In 2014, the Census Bureau reported that 2.7 million American households contained a co-residence of grandparents and grandchildren with the grandparent being the primary care giver. It is a trend that appears to be on the rise – not just nationally, but locally.
Norm and Carol Lewis of Marion, Ohio are living this new norm as they are raise their two grandsons, Isaiah (16), and Josh (14). The couple welcomed the boys into their home when they were two and four. Norm and Carol’s daughter, the boy’s mother, was battling drug addiction and they want to provide support for her to recover so she could have her sons back. Twelve years later, they are done waiting and actively parenting.
They did not just take on their daughter’s two sons. Joshs has a host of developmental delays including attention-deficit hyperactive disorder (ADH-D), autism, and behavioral challenges. They inherited more than they had bargained for. Through the years, they have been a wonderful natural support for the two boys. They have had some help from the Marion County Board of Developmental Disabilities along the way and expressed great appreciation for Marion City Schools as well.
“The schools have been amazing with Josh,” Carol said. “He loves school and have seen so much improvement in him through the years.”
Marion County Board of Developmental Disabilities has noticed a trend within their caseload of grandparents raising their grandchildren with disabilities. “We currently have 18 people we serve who are living with, and primarily being cared for by at least one grandparent,” Julie Cummins, director of Service and Support Administration said. “That number is definitely increasing. We know it’s a lot to take on and we are grateful for the natural support they provide to those we serve.”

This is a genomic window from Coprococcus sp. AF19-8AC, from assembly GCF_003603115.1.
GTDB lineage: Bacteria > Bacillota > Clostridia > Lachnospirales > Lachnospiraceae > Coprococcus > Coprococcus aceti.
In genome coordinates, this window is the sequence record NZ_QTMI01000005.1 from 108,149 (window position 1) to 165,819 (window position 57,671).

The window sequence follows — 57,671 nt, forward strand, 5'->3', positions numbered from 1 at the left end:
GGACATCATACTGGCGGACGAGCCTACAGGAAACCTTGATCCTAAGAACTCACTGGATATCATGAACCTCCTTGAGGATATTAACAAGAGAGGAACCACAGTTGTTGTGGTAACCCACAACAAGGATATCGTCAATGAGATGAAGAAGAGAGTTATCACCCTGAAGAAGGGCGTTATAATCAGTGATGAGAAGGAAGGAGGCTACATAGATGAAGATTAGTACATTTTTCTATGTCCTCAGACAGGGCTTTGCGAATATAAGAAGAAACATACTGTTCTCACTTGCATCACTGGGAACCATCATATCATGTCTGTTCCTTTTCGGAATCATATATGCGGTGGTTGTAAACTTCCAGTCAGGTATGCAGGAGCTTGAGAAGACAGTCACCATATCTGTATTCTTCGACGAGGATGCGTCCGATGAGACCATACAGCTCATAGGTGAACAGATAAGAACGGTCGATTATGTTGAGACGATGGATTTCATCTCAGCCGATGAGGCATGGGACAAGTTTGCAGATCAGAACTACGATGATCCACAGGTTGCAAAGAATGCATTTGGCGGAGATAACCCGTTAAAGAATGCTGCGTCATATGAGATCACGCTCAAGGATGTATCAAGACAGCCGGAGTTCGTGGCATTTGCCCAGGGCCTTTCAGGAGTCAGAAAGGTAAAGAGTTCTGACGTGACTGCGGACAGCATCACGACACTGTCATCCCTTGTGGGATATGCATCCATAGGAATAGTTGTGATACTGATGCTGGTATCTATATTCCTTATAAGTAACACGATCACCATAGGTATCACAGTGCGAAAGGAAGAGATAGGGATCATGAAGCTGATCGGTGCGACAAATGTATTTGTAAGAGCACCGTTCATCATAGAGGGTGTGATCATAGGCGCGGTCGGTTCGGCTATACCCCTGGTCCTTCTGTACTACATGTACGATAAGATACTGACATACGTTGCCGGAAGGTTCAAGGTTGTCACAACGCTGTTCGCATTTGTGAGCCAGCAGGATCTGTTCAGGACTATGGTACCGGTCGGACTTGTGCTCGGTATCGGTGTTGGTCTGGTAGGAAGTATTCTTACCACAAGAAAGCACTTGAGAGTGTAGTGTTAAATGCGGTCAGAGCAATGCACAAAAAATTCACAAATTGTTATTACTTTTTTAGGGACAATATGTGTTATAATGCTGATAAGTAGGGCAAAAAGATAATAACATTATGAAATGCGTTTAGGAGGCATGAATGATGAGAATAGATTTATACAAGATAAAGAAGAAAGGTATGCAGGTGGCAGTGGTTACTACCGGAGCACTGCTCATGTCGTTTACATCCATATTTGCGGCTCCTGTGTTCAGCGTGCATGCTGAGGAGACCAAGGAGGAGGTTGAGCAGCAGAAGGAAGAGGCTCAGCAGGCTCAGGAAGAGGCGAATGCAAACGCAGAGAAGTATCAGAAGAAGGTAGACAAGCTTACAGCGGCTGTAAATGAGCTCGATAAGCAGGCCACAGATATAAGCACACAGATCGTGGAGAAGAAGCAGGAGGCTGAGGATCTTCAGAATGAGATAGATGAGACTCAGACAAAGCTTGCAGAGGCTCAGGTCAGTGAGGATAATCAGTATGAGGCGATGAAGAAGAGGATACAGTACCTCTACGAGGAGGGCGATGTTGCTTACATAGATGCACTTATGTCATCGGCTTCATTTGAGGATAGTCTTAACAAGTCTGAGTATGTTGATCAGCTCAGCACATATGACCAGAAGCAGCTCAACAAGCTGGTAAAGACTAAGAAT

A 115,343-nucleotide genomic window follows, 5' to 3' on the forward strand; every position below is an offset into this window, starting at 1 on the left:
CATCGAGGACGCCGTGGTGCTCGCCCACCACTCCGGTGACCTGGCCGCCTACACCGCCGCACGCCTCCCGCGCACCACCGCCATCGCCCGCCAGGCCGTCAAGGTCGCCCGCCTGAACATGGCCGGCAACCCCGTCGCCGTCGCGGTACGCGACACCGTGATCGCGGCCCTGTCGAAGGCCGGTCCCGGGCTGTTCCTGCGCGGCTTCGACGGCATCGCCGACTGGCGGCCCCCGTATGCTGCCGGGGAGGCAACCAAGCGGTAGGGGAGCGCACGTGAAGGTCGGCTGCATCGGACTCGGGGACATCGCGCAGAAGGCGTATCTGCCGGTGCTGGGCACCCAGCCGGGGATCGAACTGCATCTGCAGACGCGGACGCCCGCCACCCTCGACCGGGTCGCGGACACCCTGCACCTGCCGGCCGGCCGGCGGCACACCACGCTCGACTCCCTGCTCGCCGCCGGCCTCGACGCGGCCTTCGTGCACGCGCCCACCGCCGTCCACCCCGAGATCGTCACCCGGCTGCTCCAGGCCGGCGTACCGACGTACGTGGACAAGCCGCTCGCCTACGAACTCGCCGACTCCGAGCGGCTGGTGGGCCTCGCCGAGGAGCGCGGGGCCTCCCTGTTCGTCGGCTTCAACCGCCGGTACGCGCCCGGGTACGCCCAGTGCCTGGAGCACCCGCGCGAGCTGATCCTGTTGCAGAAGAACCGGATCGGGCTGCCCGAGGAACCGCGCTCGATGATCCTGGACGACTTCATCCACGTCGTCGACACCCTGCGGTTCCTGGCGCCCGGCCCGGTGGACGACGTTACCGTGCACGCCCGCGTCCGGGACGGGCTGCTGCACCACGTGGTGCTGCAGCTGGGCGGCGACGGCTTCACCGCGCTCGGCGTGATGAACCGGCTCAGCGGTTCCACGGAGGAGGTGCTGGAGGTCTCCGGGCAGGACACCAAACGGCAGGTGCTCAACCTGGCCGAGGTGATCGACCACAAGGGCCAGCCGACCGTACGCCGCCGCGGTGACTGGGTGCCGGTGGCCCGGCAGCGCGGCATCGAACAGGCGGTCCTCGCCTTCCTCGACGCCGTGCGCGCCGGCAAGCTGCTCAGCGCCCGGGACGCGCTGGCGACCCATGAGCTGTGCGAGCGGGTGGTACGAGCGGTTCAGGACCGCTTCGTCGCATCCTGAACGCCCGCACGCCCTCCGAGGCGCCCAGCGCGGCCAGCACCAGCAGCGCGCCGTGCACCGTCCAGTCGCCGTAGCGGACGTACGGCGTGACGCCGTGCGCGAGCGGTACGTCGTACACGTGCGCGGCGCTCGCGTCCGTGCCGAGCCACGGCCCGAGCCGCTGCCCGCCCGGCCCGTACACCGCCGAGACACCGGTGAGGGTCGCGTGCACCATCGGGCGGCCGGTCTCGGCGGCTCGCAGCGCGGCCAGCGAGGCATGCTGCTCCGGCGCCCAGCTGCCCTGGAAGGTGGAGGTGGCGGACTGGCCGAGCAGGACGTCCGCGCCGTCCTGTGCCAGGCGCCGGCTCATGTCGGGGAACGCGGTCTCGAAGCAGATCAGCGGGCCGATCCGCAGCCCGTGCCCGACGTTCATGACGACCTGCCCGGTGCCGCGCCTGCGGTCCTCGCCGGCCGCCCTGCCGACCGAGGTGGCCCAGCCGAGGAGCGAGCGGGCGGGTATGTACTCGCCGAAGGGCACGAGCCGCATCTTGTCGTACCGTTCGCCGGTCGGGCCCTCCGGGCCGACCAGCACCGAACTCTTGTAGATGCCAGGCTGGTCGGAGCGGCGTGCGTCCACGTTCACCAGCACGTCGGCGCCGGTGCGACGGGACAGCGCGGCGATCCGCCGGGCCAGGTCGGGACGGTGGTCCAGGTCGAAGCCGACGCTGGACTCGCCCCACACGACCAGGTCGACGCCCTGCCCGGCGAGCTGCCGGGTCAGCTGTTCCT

Family and Children First Council has also supported Norm and Carol with resources and guidance as they navigate the systems that are in place to help them support Josh.
Despite his challenges, Josh, has been a joy to the Lewis’s. For the most part, he is a loving child who appreciates them. They described him as a “[World Wrestling Entertainment] WWE-loving guy with a great sense of humor.”
Norm referred to him as his “shopping buddy” (they like to take trips to Wal-Mart) and spoke of him with admiration. “I probably give in to him a little more than I should, but he’s not had an easy life. I’m still a grandparent. Isn’t that my job to spoil my grandchildren?”
Carol nodded her head in agreement and said that Norm definitely wants to “baby Josh.” The couple has goals of increasing Josh’s independence and Carol noted that Norm’s sweet, soft nature might be impeding their progress in that area.
Norm reluctantly smiled, nodded, and agreed.
To add another layer of complexity to the situation, Norm has been battling cancer. The couple finds it challenging in the summer when the boys are home to go to doctor’s appointments and focus on Norm’s health. Friends and family help them and they manage to find a way.
Norm and Carol know their situation is not unique and told a story of Carol’s sister who is raising her grandchildren as well. The families try to help each other out as much as possible, but it’s exhausting.
“With Josh’s disabilities, we could never leave them home alone, which means we can never do anything together with just the two of us,” Carol said. “It’s hard. This is not how we envisioned our future.”
Their daughter, the boy’s mother, is in and out of the picture and is trying her best. They do not fault her. They still love her and want to support her recovery, but they do struggle with the relationships, the boundaries, and the level of support and rights they give to her.
The love that these grandparents have for Josh and Isaiah is apparent. Although they struggle with the blurred line of parent versus grandparent, they do the best they can to show the boys they are safe and loved.
The smile on Josh’s face when he squeezes in between the couple for a photo proves that he definitely feels their unconditional love.